I worry about damaging my cameras. Who doesn’t? But I finally found one that I don’t fear taking anywhere I go. The Olympus Tough camera. It beats the GoPro hands down in my opinion. Here’s why: Continue reading
… Because a Protective Filter Can Be Your Friend … or Enemy
There are only a few times when I want to use a protective filter on my camera lens, and here’s why:
Why Copyright? Why not?
With the software for image processing and the cameras available today, is there any reason why someone would not apply copyright information to their photos? Why, yes, yes there is — it’s called “oversight” and “stupidity.” For as easy as it is, there really is no excuse not to apply your copyright to your images. Protect them. They’re yours.
I use Lightroom software to import and touch up my photos, and there is a provision for applying copyright information to the metadata of your image right at the point of import. I simply fill in the field that applies metadata and save it as my own preset. When the photos are imported from my camera into Lightroom, the copyright notice is automatically applied.
To watermark or not to watermark, that is the question. Often it is a good idea to put your name on the images you place on the internet – especially if they may be re-shared or, worse, stolen. Although theft is less likely that you think, it still happens and a benign way to prevent that and gain some peace of mind is through watermarking. Here’s how I do it and a few alternatives…
Shooting in the rain is never fun. Period. But, sometimes it is unavoidable. You travel miles and miles to get to some national park or take a boat to see marine life in the wild, and it rains. Or there’s fog. Or there’s that insidious mist.
Don’t sweat it though – there’s hope, and you can shoot photos just fine in the rain and fog if you have some basic accessories and some common sense… Continue reading
When out taking photos, every good photographer has a good flashlight with them. If you’re a time-lapse or night photographer, it is essential equipment and a red light in it is best for the eyes (not reviewed here). But every outdoor photographer has a need for a good flashlight during those “golden hours” before sunrise or after sunset when the best photos can be taken. And, as a safety item, it’s invaluable!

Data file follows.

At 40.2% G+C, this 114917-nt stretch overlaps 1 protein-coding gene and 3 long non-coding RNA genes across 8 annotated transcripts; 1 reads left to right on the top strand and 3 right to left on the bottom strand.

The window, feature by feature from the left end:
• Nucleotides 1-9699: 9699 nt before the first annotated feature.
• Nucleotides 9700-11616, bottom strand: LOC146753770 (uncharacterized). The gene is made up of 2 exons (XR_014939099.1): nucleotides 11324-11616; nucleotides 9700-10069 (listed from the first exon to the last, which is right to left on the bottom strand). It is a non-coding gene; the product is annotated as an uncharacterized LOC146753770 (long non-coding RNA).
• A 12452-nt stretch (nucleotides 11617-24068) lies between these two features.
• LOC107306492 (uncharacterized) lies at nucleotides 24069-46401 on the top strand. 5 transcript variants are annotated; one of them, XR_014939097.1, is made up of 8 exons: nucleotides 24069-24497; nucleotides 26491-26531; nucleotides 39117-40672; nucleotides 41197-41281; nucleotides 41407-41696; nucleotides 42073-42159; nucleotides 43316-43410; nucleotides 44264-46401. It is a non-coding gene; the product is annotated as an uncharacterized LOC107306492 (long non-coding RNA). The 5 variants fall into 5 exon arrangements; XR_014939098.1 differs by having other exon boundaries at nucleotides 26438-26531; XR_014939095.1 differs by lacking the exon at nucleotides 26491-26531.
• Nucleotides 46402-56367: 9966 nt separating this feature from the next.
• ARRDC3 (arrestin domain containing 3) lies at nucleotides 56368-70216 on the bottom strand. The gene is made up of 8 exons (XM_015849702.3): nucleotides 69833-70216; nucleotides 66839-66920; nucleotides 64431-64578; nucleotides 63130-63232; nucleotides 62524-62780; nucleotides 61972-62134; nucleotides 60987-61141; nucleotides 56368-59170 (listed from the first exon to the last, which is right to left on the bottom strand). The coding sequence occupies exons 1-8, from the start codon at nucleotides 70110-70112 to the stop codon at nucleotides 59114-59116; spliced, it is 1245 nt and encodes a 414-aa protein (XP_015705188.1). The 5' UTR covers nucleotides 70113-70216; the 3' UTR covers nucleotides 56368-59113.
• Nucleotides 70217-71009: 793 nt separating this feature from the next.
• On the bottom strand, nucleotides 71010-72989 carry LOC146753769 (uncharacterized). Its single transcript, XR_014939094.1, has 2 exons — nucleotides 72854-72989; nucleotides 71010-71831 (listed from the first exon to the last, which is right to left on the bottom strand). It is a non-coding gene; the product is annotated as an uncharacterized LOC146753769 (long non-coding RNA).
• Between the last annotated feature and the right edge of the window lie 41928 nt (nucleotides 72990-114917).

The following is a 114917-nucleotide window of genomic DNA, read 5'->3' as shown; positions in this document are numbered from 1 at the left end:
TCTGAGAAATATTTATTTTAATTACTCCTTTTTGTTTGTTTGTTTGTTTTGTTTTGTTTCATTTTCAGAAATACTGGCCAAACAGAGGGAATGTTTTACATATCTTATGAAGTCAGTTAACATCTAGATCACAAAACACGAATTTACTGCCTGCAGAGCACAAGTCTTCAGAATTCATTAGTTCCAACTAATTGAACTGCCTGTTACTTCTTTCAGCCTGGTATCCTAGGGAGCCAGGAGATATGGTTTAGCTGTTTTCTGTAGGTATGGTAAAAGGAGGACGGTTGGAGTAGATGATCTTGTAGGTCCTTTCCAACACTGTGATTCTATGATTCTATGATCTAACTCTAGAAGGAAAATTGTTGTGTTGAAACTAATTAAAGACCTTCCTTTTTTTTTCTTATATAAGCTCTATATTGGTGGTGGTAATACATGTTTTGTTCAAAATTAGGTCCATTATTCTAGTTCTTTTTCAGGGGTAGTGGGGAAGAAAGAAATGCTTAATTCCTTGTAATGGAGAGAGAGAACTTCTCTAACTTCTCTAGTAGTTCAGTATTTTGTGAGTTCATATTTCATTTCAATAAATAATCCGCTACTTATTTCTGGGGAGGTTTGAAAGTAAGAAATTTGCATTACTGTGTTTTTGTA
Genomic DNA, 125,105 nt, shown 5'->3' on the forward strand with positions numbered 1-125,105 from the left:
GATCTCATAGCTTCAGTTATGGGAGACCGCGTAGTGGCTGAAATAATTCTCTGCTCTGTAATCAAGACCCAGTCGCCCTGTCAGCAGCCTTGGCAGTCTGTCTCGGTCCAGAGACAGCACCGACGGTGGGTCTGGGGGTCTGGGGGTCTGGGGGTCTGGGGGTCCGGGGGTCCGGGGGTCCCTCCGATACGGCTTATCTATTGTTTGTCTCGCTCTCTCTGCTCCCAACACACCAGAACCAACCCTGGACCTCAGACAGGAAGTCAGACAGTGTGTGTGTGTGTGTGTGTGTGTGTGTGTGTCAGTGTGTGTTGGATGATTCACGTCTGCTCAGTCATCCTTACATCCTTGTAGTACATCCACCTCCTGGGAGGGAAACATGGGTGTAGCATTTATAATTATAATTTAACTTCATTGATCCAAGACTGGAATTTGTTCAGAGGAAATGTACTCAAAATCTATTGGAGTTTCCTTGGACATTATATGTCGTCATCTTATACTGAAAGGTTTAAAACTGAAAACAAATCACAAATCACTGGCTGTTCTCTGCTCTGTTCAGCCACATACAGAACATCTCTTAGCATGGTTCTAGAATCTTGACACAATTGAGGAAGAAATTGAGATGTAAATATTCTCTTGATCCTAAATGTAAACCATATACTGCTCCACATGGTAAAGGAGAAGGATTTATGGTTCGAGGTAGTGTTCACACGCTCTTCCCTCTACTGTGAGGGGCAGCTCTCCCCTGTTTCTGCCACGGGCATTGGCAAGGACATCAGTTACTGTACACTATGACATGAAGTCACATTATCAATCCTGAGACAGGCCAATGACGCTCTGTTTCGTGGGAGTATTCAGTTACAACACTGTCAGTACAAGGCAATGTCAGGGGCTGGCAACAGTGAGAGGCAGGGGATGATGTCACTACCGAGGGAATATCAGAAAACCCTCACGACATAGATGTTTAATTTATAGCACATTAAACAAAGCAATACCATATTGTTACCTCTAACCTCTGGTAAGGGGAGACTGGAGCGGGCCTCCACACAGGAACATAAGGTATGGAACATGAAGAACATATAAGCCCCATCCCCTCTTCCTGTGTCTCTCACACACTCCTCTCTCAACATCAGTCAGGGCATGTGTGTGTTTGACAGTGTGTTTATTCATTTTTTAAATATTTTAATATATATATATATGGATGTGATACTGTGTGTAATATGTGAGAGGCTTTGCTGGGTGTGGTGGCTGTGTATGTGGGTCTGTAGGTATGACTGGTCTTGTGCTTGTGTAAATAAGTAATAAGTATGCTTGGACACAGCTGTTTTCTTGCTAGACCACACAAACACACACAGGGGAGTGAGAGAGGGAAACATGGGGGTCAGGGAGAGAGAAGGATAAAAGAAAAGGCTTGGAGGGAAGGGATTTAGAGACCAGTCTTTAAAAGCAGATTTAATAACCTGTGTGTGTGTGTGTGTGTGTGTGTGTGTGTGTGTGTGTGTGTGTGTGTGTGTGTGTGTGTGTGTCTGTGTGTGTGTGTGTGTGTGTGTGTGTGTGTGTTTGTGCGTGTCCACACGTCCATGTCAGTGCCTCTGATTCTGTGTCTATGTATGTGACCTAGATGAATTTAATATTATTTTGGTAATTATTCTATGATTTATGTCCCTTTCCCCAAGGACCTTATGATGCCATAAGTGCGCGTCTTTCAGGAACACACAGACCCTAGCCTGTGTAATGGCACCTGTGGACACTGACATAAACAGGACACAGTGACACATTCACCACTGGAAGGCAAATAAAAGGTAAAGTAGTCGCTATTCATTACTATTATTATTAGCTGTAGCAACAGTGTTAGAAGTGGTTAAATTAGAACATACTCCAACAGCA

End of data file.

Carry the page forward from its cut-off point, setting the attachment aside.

I’ve used a few different flashlights over the years, and have settled on the following ones as the best and brightest!
Here’s what I learned about photography from my recent trip to Yellowstone and the Grand Tetons!
I went there on vacation in mid-September, and it was the perfect time with the crowds gone and the elk running all over the place. The foliage was still green in low lands, but turning in the high lands where it had just frosted.
Before leaving, I was really wondering what gear to take to get the types of shots I wanted. So, I took everything I had. But here are the items that I really used, so maybe you won’t have to take so much stuff. Continue reading
If you own a camera, chances are pretty high that you own a strap (on your camera) and a case to put your camera away in.
Here are some tips to get more out of your straps, cases, and wraps. Continue reading